Information Revolutions in the History of the West

Information Revolutions in the History of the West

Leonard Dudley

With detailed case studies addressing the sources of innovation in information technology, along with a conceptual framework to explain their effects, this book will be of interest to students and teachers of Western economic and social history, as well as to the general reader with an interest in the social impact of innovation.

Chapter 9: The Decentralization of Desire

Leonard Dudley

Subjects: economics and finance, economic psychology, innovation and technology, technology and ict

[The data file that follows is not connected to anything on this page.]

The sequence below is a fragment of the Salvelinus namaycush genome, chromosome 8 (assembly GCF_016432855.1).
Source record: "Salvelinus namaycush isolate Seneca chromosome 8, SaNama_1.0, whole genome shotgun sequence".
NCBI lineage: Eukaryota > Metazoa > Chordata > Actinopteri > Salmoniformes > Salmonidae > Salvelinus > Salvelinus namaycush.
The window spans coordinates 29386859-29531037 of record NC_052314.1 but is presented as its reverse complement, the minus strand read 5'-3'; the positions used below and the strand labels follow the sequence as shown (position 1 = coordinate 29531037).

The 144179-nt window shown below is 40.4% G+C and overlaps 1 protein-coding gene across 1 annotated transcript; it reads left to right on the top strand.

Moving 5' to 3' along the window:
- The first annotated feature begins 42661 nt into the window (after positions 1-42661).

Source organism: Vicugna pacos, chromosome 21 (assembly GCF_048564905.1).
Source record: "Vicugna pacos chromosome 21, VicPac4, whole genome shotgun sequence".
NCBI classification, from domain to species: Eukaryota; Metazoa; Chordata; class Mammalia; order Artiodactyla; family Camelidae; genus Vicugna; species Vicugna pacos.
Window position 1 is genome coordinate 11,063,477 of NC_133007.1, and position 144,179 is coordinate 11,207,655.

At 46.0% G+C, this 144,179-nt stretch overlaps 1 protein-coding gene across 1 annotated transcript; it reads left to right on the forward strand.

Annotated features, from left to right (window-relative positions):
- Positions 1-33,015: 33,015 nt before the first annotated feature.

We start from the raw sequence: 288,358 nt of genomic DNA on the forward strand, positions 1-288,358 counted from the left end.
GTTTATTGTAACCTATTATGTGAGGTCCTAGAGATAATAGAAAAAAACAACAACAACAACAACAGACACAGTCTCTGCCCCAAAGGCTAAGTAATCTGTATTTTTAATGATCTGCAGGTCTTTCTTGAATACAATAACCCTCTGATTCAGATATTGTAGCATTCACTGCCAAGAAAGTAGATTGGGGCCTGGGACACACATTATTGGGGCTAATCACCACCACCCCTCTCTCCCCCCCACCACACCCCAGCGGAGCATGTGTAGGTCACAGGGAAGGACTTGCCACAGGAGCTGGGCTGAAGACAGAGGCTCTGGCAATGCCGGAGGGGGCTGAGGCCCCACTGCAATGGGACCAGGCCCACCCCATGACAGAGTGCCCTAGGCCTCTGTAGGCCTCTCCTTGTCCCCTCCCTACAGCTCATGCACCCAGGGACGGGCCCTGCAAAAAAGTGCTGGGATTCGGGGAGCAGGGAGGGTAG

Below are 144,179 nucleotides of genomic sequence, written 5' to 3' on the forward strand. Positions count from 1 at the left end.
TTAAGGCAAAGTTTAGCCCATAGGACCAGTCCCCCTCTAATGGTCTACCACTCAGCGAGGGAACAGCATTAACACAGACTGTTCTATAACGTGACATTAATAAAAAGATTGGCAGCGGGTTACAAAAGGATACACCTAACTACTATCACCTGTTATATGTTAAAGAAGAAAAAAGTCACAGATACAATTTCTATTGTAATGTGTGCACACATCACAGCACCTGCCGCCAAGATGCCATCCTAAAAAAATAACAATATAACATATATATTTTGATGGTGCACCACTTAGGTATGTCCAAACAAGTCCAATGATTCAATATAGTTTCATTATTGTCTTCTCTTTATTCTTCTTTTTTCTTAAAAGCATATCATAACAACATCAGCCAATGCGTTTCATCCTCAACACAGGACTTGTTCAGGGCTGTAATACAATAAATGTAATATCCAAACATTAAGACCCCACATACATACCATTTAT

By the late 1950s, economic progress in the West faced a seemingly insuperable constraint. Thanks to the telex system – an extension of the telegraph – information could now be transmitted around the world automatically at the speed of light. Furthermore, with literacy rates approaching 100 per cent in Europe and its offshoots, virtually everyone was able to decode the simple Roman characters standardized by the Anglo-Saxon cleric, Alcuin, over a millennium earlier. However, because of the high cost of storing information in multiple copies, the headquarters of governmental and private organizations were drowning in seas of paper. Decision making had to be concentrated near these central information stocks and could not easily be delegated to those closer to the real problems that inevitably arose. Ironically, electronic computers spewing out page after page of detailed information had merely exacerbated this storage problem. Since only the largest organizations could afford the high fixed cost of mainframes, their use had further increased the optimal concentration of power. The one exception to date was military technology, where the United States with its decentralized decision structure, had always been able to keep a step ahead of its highly centralized rival, the Soviet Union. Then came an event that shocked the world. SOUNDS FROM SPACE The signals came from a 184-pound sphere the size of a basketball that was rotating the earth every hour and a half.1 Around the world, radio stations rebroadcast the characteristic ‘beep, beep, beep’ from the earth’s first artificial satellite....

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